Environment

Mining of Rare Earth Minerals Poisons Land and Water

Potential threats of environmental deterioration continue to be ignored in coastal areas of Kerala partly due to the difficulty in regulating an industry that produces resources of high strategic importance.

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Mining and processing of heavy minerals in Kerala have become a threat to the environment. Credit: Wikimedia Commons

Mining and processing of heavy and rare Earth minerals can produce a tremendously negative impact on the land and environment in the area, the magnitude and intensity of which depends on the kind of chemicals and processes used, the efforts taken in the management of waste as well as on environmental fragility of the location. It can also endanger the health of local residents as well as their livelihoods through water pollution and destruction of farmland thereby violating the rights of local communities.

Impact of mining on the soil and water in the coastal areas of Kollam

The paper titled ‘Impact of Rare Earth Mining and Processing on Soil and Water Environment at Chavara, Kollam, Kerala: A case study’ published in the journal Procedia Earth and Planetary Science, describes the case of the Chavara-Neendakara coastline of Kollam, Kerala known for the occurrence of heavy mineral rich placer deposits which are being mined since 1922.

Although the introduction of a titanium dioxide (TiO2) pigment producing plant in 1984 has made the industry strategically important, the mining activities along with the processing of heavy minerals and the production of the TiO2 pigment have resulted in the release of a number of contaminants into the environment.

These contaminants combined with the accidental leakage of raw material for TiO2 from Kerala Minerals and Metals Ltd (KMML) has led to the environmental degradation of the surrounding areas. People living in these areas have been experiencing air, land and water pollution problems for the last ten years. This has led to complete destruction of vegetation in the area and contamination of water from the wells so much so that people have been warned against using the water for drinking, bathing or even for their toilets.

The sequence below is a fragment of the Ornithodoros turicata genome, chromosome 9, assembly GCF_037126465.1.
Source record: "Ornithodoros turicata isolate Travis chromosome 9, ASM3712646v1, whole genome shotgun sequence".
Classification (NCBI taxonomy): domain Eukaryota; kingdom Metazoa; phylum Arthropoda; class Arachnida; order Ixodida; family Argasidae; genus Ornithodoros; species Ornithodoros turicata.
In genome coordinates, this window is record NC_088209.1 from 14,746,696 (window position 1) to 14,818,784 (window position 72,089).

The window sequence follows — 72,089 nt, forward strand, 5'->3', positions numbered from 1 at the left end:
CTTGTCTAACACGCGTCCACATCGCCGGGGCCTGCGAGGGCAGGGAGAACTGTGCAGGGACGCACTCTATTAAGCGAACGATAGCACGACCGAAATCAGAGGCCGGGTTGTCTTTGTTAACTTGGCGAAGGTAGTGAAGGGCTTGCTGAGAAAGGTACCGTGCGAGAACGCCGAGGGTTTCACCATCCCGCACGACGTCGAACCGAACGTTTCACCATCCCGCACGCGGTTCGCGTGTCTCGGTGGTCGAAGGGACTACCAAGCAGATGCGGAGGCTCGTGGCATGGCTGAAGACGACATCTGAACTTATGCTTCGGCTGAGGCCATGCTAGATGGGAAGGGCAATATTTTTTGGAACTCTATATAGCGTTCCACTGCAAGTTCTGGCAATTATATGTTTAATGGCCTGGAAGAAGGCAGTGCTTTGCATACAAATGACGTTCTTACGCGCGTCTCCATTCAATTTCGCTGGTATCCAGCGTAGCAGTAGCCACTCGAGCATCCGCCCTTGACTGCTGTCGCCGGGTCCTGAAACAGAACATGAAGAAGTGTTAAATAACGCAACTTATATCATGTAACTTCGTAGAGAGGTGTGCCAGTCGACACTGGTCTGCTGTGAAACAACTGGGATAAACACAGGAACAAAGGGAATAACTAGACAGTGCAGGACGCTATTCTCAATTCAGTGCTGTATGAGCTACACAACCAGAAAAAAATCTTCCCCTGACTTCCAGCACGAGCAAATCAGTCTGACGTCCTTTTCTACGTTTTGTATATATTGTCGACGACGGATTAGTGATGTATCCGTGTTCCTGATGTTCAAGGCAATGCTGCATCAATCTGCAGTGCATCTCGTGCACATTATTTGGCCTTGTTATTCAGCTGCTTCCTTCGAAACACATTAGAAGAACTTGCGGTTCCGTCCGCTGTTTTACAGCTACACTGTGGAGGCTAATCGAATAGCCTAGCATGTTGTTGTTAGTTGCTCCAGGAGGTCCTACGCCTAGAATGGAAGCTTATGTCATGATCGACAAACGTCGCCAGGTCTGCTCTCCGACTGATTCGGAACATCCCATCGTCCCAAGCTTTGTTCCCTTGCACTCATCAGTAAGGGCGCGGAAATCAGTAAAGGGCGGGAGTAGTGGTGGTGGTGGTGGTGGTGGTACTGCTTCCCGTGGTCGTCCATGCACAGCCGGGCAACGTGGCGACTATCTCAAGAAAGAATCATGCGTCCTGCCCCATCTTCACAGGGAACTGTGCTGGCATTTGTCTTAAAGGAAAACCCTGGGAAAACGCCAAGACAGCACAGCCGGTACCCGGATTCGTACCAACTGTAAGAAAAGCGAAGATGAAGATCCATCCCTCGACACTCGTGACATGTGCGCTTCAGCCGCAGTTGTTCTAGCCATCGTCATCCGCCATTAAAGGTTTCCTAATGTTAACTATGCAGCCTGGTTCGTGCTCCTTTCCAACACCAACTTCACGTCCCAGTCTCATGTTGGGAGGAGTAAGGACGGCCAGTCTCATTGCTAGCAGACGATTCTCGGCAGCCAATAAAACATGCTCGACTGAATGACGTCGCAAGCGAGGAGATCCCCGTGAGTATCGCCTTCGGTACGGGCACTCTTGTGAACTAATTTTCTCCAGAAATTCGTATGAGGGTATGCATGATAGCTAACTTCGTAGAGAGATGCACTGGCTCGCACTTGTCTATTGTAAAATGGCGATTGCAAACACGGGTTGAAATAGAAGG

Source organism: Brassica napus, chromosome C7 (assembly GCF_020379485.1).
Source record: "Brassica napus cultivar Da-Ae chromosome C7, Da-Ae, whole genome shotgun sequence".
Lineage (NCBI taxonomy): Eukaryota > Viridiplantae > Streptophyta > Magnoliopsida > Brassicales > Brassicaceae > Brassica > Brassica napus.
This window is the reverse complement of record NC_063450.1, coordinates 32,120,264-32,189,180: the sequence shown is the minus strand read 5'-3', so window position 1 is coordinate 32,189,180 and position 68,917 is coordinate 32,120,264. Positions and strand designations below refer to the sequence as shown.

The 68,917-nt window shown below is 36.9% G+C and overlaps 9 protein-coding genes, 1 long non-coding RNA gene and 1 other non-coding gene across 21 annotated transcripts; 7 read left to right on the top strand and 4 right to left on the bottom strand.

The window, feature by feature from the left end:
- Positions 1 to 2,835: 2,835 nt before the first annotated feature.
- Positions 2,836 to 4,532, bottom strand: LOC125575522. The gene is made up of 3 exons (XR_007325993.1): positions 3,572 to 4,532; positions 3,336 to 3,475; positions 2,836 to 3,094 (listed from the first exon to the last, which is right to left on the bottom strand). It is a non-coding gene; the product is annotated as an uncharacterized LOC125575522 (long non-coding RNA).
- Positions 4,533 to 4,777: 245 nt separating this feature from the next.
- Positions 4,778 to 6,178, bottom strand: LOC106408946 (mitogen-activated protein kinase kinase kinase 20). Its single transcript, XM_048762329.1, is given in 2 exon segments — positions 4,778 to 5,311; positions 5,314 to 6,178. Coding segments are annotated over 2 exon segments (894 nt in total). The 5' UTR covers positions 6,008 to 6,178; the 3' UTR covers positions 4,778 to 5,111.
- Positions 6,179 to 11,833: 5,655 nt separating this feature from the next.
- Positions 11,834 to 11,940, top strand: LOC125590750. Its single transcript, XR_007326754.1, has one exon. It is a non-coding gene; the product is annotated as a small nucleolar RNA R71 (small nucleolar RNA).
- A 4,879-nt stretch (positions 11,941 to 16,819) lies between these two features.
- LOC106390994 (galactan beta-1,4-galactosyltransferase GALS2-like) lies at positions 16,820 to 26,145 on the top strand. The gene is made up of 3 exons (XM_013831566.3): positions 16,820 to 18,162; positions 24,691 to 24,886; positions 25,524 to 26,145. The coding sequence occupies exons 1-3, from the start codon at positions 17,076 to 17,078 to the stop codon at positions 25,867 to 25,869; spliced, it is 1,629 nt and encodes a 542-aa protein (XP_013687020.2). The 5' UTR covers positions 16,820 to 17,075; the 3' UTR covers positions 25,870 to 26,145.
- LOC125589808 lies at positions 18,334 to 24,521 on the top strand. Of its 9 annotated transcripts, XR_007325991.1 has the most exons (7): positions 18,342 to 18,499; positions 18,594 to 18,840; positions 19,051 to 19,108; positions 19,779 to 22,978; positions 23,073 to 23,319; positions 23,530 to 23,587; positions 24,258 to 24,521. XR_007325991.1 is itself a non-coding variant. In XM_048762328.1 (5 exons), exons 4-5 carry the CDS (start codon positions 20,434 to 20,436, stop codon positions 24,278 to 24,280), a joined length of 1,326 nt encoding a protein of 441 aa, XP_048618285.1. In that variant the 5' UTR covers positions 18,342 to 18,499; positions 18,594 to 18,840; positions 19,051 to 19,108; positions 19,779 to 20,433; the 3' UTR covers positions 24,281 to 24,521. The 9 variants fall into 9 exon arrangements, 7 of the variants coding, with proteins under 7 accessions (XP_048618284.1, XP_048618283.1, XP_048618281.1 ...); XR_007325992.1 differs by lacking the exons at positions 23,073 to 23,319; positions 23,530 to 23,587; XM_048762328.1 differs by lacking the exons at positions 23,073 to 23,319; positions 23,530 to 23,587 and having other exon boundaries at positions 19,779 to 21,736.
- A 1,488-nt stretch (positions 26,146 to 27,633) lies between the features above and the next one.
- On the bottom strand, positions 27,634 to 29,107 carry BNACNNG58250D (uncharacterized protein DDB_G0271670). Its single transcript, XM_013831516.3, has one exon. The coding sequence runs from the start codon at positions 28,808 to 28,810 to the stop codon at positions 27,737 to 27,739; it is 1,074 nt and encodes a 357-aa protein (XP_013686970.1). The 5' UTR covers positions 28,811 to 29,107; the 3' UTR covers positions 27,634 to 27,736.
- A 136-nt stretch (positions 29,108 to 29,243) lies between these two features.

In addition to the land and water pollution, the area has had frequent gas leaks that have had a negative impact on the health of residents who have needed to be hospitalised frequently. The incidence of cancer is very high and those residing near the industrial area are also suffering from diseases such as bronchitis, asthma, cancer and skin ailments. The air and water quality assessments have revealed extreme pollution and the area has also been found to fall into a high background radiation zone.

The study

The paper presents the findings of a study that aimed at assessing the soil and water quality parameters in the area. Water samples were collected from five different sources during the monsoon season. Representative surface soil samples were collected from the contaminated and noncontaminated areas for the study.

The study found that:

  • discharge from the industry had resulted in the lowering of pH of water and soil, leading to loss of vegetation and water and soil quality deterioration;
  • soil and water were heavily polluted with iron and chlorine;
  • there was an increased concentration of trace metals like copper, nickel, zinc, lead, vanadium, chromium, strontium, selenium, cobalt, which also posed the threat of increasing the heavy metal loading in the surrounding subsoil and surface water sources;
  • the processes increased dust that included radioactive elements, which posed a health risk to those living nearby;
  • the calculated pollution indices and water quality indices confirmed the very high water and soil pollution in the area.

Lack of attention given to the environmental and human health risks 

The paper argues that these potential threats of environmental deterioration continue to be ignored. This is partly due to the difficulty associated with regulating the industry that produces resources of high strategic importance. It is, however, important to pay attention to the ill-effects of mining in Kerala because of its high population density, and the threat that mining poses to human health as well as the serious negative impacts that it has been found to have on the environment, water and soil.

What needs to be done

The pollution has affected the life and livelihoods of the people in the surroundings areas of KMML. The paper ends by arguing that a multidisciplinary approach involving in-depth studies in geology, hydrology, soil chemistry and toxicology are required to understand issues related to contamination. Health risk assessments due to the contaminated soil and water from various exposure pathways should be undertaken on a priority basis to evaluate the health impacts of the mining industry on the population.

This article originally appeared in India Water Portal. Read the original article